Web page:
“The Court shall presume that every document purporting to be a power of attorney and to have been executed before, and authenticated by a Notary Public, or any Court, Judge, Magistrate [Indian] Consul or Vice Consul, or representative of the Central Government, was so executed and authenticated.”
Authentication means establishing the authorship contemplated by the section, it does not merely mean attestation, it means that the person authenticating it has assured himself of the identity of the person who had signed the instrument as well as the fact of execution.
Registration outside India:
A power of Attorney executed outside India should be authenticated before any of the Indian Consulates in that country.
Important Clauses in a Power Of Attorney
While creating a Power of Attorney it is important to include certain mandatory clauses depending upon the type of power of Attorney that is made. Some of the essential clauses that needs to be included in the Power of Attorney deed are as follows:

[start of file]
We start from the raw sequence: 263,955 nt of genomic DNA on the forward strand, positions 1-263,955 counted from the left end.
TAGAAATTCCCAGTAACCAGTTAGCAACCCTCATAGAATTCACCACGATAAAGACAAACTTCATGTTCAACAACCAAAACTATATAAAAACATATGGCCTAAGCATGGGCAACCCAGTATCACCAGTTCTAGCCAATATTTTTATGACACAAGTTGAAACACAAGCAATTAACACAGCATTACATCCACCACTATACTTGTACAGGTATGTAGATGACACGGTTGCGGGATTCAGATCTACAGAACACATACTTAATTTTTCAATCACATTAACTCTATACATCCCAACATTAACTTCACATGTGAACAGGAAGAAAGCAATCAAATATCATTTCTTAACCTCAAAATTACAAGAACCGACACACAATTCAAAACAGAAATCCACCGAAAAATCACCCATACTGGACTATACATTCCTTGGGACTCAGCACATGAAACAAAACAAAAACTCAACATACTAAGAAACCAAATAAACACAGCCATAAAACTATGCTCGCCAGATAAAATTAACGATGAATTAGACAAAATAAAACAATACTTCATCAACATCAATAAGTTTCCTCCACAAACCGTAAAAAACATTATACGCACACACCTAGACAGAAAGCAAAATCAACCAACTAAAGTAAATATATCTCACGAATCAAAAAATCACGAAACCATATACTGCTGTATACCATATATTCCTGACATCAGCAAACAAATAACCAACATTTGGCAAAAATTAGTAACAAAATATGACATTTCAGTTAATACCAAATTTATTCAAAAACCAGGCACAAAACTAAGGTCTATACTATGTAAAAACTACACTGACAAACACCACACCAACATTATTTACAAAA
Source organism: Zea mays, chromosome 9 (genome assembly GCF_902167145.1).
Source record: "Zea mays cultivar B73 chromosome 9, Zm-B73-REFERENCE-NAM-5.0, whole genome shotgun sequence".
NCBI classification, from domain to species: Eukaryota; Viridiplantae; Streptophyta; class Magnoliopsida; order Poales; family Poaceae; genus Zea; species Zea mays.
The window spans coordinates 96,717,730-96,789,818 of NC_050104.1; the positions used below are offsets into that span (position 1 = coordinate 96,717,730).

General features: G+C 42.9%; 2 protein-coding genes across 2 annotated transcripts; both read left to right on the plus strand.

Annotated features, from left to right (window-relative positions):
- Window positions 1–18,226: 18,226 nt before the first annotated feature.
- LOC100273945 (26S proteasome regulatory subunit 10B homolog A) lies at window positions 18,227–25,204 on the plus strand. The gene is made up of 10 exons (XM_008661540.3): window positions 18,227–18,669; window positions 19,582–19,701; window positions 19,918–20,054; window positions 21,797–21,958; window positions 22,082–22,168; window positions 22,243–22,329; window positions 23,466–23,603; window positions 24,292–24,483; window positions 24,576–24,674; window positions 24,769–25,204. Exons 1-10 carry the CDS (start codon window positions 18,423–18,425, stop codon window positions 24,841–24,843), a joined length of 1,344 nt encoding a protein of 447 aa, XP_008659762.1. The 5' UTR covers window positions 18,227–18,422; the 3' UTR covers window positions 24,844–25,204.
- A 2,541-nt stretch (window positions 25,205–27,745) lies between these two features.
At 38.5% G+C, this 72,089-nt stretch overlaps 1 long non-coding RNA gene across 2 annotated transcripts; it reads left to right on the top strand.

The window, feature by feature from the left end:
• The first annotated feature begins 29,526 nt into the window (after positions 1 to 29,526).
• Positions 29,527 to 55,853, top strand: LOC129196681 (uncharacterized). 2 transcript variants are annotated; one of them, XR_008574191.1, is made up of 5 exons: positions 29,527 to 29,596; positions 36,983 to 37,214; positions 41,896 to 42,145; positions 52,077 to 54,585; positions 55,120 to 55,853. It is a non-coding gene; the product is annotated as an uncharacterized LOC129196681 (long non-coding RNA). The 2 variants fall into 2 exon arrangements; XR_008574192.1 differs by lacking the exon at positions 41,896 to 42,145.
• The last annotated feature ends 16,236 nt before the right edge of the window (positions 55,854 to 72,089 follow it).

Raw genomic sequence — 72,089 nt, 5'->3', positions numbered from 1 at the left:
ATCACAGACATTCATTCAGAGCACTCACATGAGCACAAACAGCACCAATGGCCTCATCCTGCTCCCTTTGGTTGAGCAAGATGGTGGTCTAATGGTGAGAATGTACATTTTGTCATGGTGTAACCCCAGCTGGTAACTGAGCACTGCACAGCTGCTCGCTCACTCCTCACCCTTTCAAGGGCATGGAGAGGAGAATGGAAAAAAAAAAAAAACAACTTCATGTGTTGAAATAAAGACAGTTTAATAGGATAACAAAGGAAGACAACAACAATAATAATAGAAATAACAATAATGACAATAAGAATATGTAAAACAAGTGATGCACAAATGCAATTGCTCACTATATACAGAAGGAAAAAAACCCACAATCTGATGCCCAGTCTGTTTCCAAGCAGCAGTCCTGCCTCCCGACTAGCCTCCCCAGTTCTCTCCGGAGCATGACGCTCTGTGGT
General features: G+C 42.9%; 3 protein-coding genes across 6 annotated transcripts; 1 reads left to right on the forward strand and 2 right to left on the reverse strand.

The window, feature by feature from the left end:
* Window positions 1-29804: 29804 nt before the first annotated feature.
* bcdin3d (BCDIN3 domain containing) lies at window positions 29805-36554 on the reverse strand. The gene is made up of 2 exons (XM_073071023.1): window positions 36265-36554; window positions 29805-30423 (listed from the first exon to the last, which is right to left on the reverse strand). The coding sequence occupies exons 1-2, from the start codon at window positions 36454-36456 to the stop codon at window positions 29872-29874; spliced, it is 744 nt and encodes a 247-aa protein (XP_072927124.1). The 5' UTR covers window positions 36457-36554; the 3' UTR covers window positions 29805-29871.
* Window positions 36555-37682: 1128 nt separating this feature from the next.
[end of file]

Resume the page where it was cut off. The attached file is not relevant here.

- The name, age, address and occupation of the person who makes the Power of Attorney, the Principal.
- The person to whom the power is granted, the Attorney.
- The reason for granting the power of Attorney which should be legally valid.
- The date and place of making the Power of Attorney deed and the date from which it comes into force.
- The date of termination of the power of Attorney if it is limited by time. If no time is specified mention whether the Power of Attorney is durable or non-durable.
- If it is a general power granted then all the acts and areas of granting the power should be mentioned clearly. Whether any particular act is not to be done by the Attorney in certain areas should be specified. For e.g. If general power for property is granted, the Principal can grant the power to buy or rent any property but may not grant the power to sell any of his property.
- In Special power of Attorney the specific or particular act or task that needs to be done and completed by the Attorney is to be clearly mentioned. Also the time limit within which that act is to be done is also to be specified.